In rare instances where it is reported that an individual may have placed another person at risk, the Chief Health Officer and Department of Health have power to manage these situations, including the ability to refer to police if necessary. This system of management and powers can and should be applied equitably to all Victorians.

Sex workers and sex workers’ representative organisations have a long history of calling for equal protection before the law. Sex workers have been calling for the full decriminalisation of sex work for decades – this includes calls for the removal of HIV criminalisation. In late November last year, the Victorian Government announced an inquiry into decriminalisation of sex work. Calls for the full decriminalisation of sex work are about recognising sex workers as workers, who deserve the same rights and protections under law as other Victorian workers. Decriminalisation is also about the removal of laws that criminalise and stigmatise sex workers specifically on the basis of our status as sex workers.

Laws that criminalise sex workers living with HIV cross the intersections of multiple marginalised communities, doubling-down on stigma and discrimination under law that we should ALL be fighting. We look towards a future where the Victorian Government removes HIV criminalisation entirely, as part of the full decriminalisation of sex work, and strongly encourage people to join us in calling on the government to do this!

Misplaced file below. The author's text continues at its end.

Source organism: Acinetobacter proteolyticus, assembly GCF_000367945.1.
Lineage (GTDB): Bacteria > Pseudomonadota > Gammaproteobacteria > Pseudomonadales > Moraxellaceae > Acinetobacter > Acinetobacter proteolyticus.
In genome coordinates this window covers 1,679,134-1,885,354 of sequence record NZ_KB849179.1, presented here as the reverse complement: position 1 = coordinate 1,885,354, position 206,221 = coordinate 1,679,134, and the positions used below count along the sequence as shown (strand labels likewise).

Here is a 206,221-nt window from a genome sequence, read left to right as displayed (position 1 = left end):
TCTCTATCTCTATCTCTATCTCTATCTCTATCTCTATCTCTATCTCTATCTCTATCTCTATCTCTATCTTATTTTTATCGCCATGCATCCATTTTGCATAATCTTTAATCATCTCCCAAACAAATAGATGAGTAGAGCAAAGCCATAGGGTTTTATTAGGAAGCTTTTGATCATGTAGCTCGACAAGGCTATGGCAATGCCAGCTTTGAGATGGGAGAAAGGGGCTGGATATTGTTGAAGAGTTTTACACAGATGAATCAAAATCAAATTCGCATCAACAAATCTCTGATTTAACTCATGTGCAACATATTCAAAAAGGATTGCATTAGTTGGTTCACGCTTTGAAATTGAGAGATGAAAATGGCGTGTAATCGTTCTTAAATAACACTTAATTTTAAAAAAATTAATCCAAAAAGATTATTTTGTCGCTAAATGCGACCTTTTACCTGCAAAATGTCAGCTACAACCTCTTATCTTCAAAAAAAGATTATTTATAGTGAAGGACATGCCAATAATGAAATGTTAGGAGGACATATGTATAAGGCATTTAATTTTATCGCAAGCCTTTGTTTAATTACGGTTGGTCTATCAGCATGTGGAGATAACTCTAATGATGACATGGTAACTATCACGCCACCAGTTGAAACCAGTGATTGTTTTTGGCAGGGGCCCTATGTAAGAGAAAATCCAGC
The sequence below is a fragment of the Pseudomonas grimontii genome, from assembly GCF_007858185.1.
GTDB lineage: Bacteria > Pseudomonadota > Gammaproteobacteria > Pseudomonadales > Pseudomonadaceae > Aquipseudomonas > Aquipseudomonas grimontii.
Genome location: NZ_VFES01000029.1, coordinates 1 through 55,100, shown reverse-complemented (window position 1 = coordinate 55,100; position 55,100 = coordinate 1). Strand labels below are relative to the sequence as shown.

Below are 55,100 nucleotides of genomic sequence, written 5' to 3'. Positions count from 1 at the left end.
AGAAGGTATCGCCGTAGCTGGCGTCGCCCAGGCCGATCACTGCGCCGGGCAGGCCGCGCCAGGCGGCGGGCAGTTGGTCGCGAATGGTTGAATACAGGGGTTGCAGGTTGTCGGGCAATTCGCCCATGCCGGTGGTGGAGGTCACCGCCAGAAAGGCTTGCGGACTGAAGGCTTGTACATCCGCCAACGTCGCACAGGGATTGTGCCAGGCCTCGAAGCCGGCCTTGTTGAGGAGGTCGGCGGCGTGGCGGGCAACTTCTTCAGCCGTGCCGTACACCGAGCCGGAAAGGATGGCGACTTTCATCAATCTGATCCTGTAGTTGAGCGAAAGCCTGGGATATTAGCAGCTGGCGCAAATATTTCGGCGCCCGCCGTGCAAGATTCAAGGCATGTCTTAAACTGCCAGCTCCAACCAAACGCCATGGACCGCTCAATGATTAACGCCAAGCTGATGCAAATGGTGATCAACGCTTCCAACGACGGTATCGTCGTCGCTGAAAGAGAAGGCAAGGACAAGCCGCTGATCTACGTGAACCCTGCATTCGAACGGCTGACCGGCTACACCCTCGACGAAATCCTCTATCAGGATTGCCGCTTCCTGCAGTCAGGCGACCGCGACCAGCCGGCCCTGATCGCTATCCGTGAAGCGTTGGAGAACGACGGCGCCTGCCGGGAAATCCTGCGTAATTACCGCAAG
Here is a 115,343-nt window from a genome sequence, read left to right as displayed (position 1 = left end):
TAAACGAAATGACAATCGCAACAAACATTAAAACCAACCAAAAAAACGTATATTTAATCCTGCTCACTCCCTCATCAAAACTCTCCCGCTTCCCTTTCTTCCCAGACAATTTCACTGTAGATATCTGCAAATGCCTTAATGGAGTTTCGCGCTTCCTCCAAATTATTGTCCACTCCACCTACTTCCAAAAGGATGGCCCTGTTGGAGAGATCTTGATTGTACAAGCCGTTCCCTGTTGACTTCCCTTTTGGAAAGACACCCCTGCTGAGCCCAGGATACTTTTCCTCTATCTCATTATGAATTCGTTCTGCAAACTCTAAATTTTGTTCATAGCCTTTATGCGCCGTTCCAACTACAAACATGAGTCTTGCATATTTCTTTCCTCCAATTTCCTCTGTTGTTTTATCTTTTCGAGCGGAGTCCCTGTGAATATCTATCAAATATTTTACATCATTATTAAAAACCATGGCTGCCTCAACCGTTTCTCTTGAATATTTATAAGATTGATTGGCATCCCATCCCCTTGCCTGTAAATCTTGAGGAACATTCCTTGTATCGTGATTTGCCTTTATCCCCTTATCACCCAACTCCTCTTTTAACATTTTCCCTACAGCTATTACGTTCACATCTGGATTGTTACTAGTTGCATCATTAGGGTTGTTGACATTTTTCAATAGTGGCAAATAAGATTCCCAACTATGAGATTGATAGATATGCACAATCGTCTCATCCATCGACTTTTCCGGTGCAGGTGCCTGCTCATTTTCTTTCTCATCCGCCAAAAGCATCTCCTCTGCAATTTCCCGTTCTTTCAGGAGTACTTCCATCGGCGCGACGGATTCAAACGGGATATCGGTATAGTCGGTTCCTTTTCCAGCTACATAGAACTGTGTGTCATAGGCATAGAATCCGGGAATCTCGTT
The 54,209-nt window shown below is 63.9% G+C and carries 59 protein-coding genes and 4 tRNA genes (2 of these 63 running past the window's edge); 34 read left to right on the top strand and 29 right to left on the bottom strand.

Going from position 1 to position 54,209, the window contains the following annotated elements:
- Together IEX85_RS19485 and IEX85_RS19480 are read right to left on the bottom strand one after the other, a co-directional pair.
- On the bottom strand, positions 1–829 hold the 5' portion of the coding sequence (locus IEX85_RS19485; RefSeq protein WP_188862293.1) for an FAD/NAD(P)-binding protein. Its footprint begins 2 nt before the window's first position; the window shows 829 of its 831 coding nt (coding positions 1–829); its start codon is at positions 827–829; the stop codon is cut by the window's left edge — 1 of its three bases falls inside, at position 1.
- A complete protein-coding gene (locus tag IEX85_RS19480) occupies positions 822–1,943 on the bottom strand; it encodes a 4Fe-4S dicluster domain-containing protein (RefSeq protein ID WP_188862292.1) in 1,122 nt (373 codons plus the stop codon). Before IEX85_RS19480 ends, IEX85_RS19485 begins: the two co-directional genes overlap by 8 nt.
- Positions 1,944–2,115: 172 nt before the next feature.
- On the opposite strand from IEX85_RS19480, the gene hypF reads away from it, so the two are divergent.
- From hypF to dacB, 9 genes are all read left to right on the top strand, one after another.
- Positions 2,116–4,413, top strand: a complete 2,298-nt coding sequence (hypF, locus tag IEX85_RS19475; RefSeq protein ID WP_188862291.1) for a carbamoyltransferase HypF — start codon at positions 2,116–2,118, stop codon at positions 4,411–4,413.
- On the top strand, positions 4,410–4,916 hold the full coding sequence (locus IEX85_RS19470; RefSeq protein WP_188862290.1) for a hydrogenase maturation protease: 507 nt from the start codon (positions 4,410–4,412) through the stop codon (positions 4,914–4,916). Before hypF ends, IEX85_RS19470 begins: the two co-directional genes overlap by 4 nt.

1 ‘HIV-specific law criminalising deliberate transmission to be amended’, Melissa Davey,
The Guardian, 20th July 2014.

Jane Green is an activist, sex worker and spokesperson for Vixen Collective, the representative peer only organisation for sex workers in Victoria.


By: Craig Burnett

Public health laws across all Australian states no longer require people living with HIV to disclose their status before sex so long as reasonable precautions to prevent transmission are used. However, the decision to disclose is rarely so straightforward.

When I lived in Sydney, 12 years ago, NSW still had mandatory disclosure laws. I was 20 and had been diagnosed less than a year when I moved from Melbourne.

For me, HIV was still a fresh wound that I hadn’t really dealt with. I had hidden behind the fact that the laws in Victoria did not require me to disclose my status so long as I was using reasonable precautions. Suddenly, it didn’t matter if I was using condoms or any other method of protection.